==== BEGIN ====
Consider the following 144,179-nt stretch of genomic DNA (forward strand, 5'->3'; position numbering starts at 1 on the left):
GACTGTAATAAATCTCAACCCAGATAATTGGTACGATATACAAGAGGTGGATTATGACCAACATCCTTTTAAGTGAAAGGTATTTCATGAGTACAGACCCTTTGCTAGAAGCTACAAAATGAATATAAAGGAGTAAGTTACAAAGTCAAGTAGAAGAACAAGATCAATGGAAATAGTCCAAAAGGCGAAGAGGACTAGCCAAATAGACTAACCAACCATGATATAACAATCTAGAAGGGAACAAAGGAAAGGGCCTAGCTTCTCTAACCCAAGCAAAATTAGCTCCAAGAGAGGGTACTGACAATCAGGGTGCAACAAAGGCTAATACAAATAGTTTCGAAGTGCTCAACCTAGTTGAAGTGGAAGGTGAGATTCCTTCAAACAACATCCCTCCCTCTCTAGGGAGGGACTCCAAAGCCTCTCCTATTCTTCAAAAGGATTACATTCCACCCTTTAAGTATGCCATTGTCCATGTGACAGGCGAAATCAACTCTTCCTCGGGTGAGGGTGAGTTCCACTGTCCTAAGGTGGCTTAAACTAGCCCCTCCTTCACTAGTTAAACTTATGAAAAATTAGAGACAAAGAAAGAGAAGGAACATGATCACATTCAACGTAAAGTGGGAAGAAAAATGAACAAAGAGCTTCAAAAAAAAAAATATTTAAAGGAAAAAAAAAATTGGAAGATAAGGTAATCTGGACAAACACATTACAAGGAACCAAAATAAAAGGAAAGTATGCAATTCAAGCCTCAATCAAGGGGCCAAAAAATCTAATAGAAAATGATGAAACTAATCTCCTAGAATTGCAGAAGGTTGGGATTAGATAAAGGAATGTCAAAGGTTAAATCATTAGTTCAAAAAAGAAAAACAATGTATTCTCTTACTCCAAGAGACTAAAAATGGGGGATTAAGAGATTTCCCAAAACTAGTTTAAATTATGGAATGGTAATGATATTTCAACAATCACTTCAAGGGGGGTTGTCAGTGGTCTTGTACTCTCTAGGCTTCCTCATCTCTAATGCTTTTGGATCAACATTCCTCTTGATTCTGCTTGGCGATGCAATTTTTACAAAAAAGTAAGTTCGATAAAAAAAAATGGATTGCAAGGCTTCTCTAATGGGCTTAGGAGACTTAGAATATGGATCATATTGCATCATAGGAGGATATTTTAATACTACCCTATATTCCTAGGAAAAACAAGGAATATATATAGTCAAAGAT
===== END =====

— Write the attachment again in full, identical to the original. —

Consider the following 144,179-nt stretch of genomic DNA (forward strand, 5'->3'; position numbering starts at 1 on the left):
GACTGTAATAAATCTCAACCCAGATAATTGGTACGATATACAAGAGGTGGATTATGACCAACATCCTTTTAAGTGAAAGGTATTTCATGAGTACAGACCCTTTGCTAGAAGCTACAAAATGAATATAAAGGAGTAAGTTACAAAGTCAAGTAGAAGAACAAGATCAATGGAAATAGTCCAAAAGGCGAAGAGGACTAGCCAAATAGACTAACCAACCATGATATAACAATCTAGAAGGGAACAAAGGAAAGGGCCTAGCTTCTCTAACCCAAGCAAAATTAGCTCCAAGAGAGGGTACTGACAATCAGGGTGCAACAAAGGCTAATACAAATAGTTTCGAAGTGCTCAACCTAGTTGAAGTGGAAGGTGAGATTCCTTCAAACAACATCCCTCCCTCTCTAGGGAGGGACTCCAAAGCCTCTCCTATTCTTCAAAAGGATTACATTCCACCCTTTAAGTATGCCATTGTCCATGTGACAGGCGAAATCAACTCTTCCTCGGGTGAGGGTGAGTTCCACTGTCCTAAGGTGGCTTAAACTAGCCCCTCCTTCACTAGTTAAACTTATGAAAAATTAGAGACAAAGAAAGAGAAGGAACATGATCACATTCAACGTAAAGTGGGAAGAAAAATGAACAAAGAGCTTCAAAAAAAAAAATATTTAAAGGAAAAAAAAAATTGGAAGATAAGGTAATCTGGACAAACACATTACAAGGAACCAAAATAAAAGGAAAGTATGCAATTCAAGCCTCAATCAAGGGGCCAAAAAATCTAATAGAAAATGATGAAACTAATCTCCTAGAATTGCAGAAGGTTGGGATTAGATAAAGGAATGTCAAAGGTTAAATCATTAGTTCAAAAAAGAAAAACAATGTATTCTCTTACTCCAAGAGACTAAAAATGGGGGATTAAGAGATTTCCCAAAACTAGTTTAAATTATGGAATGGTAATGATATTTCAACAATCACTTCAAGGGGGGTTGTCAGTGGTCTTGTACTCTCTAGGCTTCCTCATCTCTAATGCTTTTGGATCAACATTCCTCTTGATTCTGCTTGGCGATGCAATTTTTACAAAAAAGTAAGTTCGATAAAAAAAAATGGATTGCAAGGCTTCTCTAATGGGCTTAGGAGACTTAGAATATGGATCATATTGCATCATAGGAGGATATTTTAATACTACCCTATATTCCTAGGAAAAACAAGGAATATATATAGTCAAAGAT